Sadly, I could not find any evidence, mental or physical, that I ever mailed my 2016 Christmas letter. It is my best recollection that I never sent this to anyone. So, just to cover my bases, I am posting it now, one year later. You can think of it as a Christmas time capsule.
We are skipping Christmas this year. As time marches on and family circumstances change, we have the opportunity to “skip” the traditions we don’t like, retain those we do like and construct new traditions to take the place of the ones that no longer fit.
When you skip Christmas, it forces you to take a long, hard look at what practices are meaningful and which ones have gotten tacked onto your tradition like grandma’s Claxton fruitcake that somehow makes it onto the Christmas dessert table every year. (Seriously, who still eats that stuff?) You must analyze what part of your celebration has value and what parts can get shoved to the curb for the Salvation Army pickup.
Some of my earliest recollections of Christmas are of the Herb Alpert and the Tijuana Brass album playing on the turntable. I remember the Christmas I received a metal dollhouse with plastic furniture. One Christmas, my mother made me a sparkly gold majorette outfit, complete with white go-go boots and a tall hat, adorned with gold braid, made out of an empty white plastic Clorox jug. We watched the Christmas specials (Charlie Brown, Rudolph and others) on TV, and they were only broadcast one time each season. While I don’t have much desire to listen to Herb Alpert any longer, I really wish I still had those go-go boots.
Fast forward to early Christmases with our young family–the anticipation of waiting for Santa, staying up till all hours of the night assembling bikes and other complicated projects, all of which involved feats of engineering too complicated for two people who scored poorly on the spatial reasoning sections of standardized tests. Two families and their traditions merged: Christmas Day bingo, making sugar cookies,Christmas Eve family parties, candlelight services. Our children will some day form their families and their own traditions; they will take remnants of the memories and traditions of their family and their spouse’s family and combine them–just like a fabulous patchwork quilt.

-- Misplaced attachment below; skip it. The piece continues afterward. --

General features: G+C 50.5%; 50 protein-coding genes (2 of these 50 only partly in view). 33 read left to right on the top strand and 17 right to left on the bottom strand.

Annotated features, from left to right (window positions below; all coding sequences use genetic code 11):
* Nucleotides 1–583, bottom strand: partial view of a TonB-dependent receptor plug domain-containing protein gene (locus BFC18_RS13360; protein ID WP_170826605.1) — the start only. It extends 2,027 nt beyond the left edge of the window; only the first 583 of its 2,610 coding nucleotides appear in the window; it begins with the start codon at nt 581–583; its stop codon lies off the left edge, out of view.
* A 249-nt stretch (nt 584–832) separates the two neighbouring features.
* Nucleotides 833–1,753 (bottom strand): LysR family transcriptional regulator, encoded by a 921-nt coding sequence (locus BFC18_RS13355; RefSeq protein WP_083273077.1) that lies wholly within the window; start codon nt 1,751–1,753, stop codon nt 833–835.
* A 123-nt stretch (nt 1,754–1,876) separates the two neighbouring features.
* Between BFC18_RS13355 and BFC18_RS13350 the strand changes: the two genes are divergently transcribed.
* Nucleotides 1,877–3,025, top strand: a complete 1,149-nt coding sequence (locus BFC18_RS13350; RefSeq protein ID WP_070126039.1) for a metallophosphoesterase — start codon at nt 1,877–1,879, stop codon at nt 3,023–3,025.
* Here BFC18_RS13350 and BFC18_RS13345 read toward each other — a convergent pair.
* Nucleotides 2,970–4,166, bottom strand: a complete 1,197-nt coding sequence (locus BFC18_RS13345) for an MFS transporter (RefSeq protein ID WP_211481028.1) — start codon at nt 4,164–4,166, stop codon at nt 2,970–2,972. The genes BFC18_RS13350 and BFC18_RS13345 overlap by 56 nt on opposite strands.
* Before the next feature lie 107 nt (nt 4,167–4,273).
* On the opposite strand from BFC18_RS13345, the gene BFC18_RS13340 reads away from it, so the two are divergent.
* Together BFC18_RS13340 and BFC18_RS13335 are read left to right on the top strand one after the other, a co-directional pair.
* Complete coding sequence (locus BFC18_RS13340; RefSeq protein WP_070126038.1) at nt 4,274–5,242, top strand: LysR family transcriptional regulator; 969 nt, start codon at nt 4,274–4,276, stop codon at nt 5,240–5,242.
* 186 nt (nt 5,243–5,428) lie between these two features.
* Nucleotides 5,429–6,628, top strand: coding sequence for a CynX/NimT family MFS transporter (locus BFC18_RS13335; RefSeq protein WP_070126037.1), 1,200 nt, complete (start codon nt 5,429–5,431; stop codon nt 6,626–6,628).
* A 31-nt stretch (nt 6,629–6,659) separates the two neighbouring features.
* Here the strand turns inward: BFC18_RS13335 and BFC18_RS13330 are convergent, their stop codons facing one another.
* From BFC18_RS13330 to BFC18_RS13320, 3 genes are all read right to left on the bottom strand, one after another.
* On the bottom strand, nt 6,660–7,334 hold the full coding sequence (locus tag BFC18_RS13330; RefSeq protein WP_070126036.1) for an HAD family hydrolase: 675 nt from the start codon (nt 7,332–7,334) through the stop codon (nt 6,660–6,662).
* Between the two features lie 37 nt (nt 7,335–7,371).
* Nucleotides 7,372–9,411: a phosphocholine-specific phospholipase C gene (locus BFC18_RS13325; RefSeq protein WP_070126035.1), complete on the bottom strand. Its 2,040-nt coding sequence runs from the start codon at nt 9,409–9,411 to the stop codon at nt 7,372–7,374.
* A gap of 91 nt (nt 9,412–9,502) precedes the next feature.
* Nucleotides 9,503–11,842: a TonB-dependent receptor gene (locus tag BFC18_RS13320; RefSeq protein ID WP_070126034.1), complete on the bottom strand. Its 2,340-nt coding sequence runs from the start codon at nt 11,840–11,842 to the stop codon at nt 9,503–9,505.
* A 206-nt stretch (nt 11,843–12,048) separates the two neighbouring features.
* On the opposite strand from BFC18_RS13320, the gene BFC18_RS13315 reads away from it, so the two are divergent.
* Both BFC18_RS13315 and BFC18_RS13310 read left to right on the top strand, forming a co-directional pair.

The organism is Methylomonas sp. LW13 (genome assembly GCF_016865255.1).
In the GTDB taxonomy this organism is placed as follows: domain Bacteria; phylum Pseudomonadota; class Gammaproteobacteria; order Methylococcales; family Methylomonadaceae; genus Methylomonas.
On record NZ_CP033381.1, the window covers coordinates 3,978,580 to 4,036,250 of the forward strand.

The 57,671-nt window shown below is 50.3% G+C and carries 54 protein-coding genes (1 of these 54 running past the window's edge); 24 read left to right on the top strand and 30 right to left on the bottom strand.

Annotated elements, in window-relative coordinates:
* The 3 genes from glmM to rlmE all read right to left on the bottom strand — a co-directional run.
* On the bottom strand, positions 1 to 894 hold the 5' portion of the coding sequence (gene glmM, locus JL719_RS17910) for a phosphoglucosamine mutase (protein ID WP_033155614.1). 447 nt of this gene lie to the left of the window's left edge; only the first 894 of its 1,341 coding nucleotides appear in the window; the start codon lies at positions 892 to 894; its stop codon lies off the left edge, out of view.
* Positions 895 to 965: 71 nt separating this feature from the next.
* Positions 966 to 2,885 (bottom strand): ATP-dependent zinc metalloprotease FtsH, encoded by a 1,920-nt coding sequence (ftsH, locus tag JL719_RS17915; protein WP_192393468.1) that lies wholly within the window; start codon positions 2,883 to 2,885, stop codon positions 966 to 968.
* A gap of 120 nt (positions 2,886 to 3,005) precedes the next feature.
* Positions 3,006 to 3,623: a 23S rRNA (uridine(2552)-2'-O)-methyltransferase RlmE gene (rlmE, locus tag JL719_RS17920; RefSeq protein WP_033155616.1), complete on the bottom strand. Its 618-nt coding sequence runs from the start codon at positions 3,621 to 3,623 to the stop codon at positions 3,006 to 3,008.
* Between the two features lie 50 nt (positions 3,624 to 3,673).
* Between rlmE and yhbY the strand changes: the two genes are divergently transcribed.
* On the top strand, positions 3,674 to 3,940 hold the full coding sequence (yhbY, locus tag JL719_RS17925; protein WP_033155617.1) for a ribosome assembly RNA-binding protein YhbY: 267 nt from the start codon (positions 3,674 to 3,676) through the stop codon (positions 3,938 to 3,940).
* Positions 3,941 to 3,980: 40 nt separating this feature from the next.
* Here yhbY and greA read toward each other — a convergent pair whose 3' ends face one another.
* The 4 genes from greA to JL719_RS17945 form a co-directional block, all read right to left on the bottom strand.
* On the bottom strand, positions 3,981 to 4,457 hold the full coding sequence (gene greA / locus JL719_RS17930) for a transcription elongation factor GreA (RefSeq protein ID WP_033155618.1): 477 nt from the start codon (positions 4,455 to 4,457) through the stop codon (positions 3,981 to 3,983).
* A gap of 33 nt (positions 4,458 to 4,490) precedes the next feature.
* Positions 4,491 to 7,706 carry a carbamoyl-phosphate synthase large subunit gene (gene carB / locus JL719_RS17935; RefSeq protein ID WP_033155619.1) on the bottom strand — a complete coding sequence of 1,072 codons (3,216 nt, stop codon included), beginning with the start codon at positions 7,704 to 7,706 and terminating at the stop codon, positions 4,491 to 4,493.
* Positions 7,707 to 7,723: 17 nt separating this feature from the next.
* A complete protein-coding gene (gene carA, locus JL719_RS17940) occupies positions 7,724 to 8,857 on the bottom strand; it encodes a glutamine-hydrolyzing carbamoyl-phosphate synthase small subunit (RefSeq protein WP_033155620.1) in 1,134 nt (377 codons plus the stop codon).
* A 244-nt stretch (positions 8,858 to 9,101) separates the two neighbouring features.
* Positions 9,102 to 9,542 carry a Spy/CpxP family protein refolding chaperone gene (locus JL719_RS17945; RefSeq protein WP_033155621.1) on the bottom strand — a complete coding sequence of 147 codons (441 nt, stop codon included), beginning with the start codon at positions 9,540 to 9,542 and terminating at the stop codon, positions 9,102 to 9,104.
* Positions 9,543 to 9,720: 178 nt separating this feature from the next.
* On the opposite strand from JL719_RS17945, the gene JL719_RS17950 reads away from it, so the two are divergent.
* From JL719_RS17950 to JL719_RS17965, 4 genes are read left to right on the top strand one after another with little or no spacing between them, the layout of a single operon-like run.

This year is unique. Geoffrey has lived in the D.C. metro area for a whole year, paying for his own car, cell phone and health insurance bill. His trips home for holidays require vacation time and a plane flight to Birmingham. Mary Catherine just finished the first semester of her junior year at Vanderbilt, and will spend her next semester in Paris, studying at Sciences Po (Paris Institute of Political Studies), situated on the Left Bank. Will is half-way through his sophomore year of high school and gets his driver’s license next week. Next year, it will be time to take college road trips with Will. Explaining all of this makes me reflective of how much life is changing. We are at a nexus.
This has been a big year of change for me also. Early last year, I decided (rather, Greg convinced me) to run for a seat on the Vestavia Hills City Council. My role as a community advocate over the past years had begun to take more and more of my time. Our community was desirous of a change–they told me they wanted greater transparency and a voice in their local government. After making my decision to declare my candidacy in early spring, I spent many months making connections, raising money, knocking on doors and developing my campaign platform. Through all of it, I felt God’s leading and the support of my neighbors. On the night of the election, I was stunned to find that my cohorts and I had swept the election—winning all the seats on the council. Except for one returning councilor, every seat was held by a candidate who had never before held public office. Through it all, Greg was a trusted advisor and my biggest cheerleader. I was also fortunate to have a great campaign manager and committee.
Greg continues his involvement in many avenues of service—Boy Scouts, church, the Republican party and his work. He will tell you his greatest accomplishment last year was leading a crew into the backcountry of Philmont Scout Ranch, New Mexico. While it was one of the hardest experiences of his life (right up there with Air Force basic training), he will also tell you it was one of the most rewarding. I was proud of Will and Greg for completing the trek, hiking more than 100 miles, climbing more than 5 miles in elevation and carrying everything they needed for 12 days in a backpack. It was a lesson in teamwork, leadership and independence—something neither Greg nor Will can ever forget.
This Christmas, we are traveling to Steamboat Springs for some skiing over Christmas. With Geoffrey living so far away, it seemed the best opportunity to spend some family time together in the mountains and snow before we send Mary Catherine off on a plane to France. In a sense, we are “skipping Christmas” because we are trying something new. In another sense, we are holding onto the experiences of worship and family time that are most meaningful.
Whether your family is in transition, has experienced a change or loss or is in the “sweet spot” of building your nuclear family, we wish you joy. In the midst of any change, God is constant and his son, Jesus Christ, is our Savior. Take comfort, regardless of your circumstances, and be grateful.
“Rejoice always, pray continually, give thanks in all circumstances; for this is God’s will for you in Christ Jesus.” [I Thess. 5:14-16]
“The light shines in the darkness, and the darkness has not overcome it.” [John 1:5]